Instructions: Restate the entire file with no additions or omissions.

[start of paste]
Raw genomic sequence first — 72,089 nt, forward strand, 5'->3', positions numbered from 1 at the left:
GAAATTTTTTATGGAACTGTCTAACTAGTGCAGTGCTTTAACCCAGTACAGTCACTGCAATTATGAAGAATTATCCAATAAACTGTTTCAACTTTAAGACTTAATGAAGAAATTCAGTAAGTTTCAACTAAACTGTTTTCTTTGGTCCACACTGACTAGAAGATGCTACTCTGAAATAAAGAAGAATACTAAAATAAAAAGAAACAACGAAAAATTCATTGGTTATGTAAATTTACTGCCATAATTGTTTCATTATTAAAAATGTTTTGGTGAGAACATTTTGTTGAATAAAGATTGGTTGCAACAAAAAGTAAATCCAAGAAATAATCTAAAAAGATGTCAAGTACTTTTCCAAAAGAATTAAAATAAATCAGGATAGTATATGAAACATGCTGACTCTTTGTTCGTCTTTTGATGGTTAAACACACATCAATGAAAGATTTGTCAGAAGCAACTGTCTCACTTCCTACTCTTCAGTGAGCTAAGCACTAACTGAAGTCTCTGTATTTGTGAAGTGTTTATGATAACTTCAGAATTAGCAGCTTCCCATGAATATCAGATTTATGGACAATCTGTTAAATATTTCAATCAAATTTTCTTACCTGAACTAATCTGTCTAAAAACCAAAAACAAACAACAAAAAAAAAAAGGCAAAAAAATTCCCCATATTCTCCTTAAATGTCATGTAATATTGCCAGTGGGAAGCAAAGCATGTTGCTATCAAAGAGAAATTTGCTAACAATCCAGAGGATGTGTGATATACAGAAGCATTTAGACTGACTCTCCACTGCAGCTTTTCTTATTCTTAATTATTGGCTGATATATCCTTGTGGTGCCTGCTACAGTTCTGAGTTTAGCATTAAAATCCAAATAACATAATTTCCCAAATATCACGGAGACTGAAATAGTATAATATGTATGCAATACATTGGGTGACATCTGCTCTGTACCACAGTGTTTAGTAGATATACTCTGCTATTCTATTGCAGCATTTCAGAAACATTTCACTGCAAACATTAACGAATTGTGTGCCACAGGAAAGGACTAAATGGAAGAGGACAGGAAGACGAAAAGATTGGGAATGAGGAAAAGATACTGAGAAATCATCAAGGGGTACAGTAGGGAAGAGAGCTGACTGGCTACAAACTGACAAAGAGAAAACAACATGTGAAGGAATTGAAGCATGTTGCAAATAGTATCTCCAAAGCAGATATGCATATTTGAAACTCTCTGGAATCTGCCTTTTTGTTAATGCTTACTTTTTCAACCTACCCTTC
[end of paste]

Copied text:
Raw genomic sequence first — 72,089 nt, forward strand, 5'->3', positions numbered from 1 at the left:
GAAATTTTTTATGGAACTGTCTAACTAGTGCAGTGCTTTAACCCAGTACAGTCACTGCAATTATGAAGAATTATCCAATAAACTGTTTCAACTTTAAGACTTAATGAAGAAATTCAGTAAGTTTCAACTAAACTGTTTTCTTTGGTCCACACTGACTAGAAGATGCTACTCTGAAATAAAGAAGAATACTAAAATAAAAAGAAACAACGAAAAATTCATTGGTTATGTAAATTTACTGCCATAATTGTTTCATTATTAAAAATGTTTTGGTGAGAACATTTTGTTGAATAAAGATTGGTTGCAACAAAAAGTAAATCCAAGAAATAATCTAAAAAGATGTCAAGTACTTTTCCAAAAGAATTAAAATAAATCAGGATAGTATATGAAACATGCTGACTCTTTGTTCGTCTTTTGATGGTTAAACACACATCAATGAAAGATTTGTCAGAAGCAACTGTCTCACTTCCTACTCTTCAGTGAGCTAAGCACTAACTGAAGTCTCTGTATTTGTGAAGTGTTTATGATAACTTCAGAATTAGCAGCTTCCCATGAATATCAGATTTATGGACAATCTGTTAAATATTTCAATCAAATTTTCTTACCTGAACTAATCTGTCTAAAAACCAAAAACAAACAACAAAAAAAAAAAGGCAAAAAAATTCCCCATATTCTCCTTAAATGTCATGTAATATTGCCAGTGGGAAGCAAAGCATGTTGCTATCAAAGAGAAATTTGCTAACAATCCAGAGGATGTGTGATATACAGAAGCATTTAGACTGACTCTCCACTGCAGCTTTTCTTATTCTTAATTATTGGCTGATATATCCTTGTGGTGCCTGCTACAGTTCTGAGTTTAGCATTAAAATCCAAATAACATAATTTCCCAAATATCACGGAGACTGAAATAGTATAATATGTATGCAATACATTGGGTGACATCTGCTCTGTACCACAGTGTTTAGTAGATATACTCTGCTATTCTATTGCAGCATTTCAGAAACATTTCACTGCAAACATTAACGAATTGTGTGCCACAGGAAAGGACTAAATGGAAGAGGACAGGAAGACGAAAAGATTGGGAATGAGGAAAAGATACTGAGAAATCATCAAGGGGTACAGTAGGGAAGAGAGCTGACTGGCTACAAACTGACAAAGAGAAAACAACATGTGAAGGAATTGAAGCATGTTGCAAATAGTATCTCCAAAGCAGATATGCATATTTGAAACTCTCTGGAATCTGCCTTTTTGTTAATGCTTACTTTTTCAACCTACCCTTC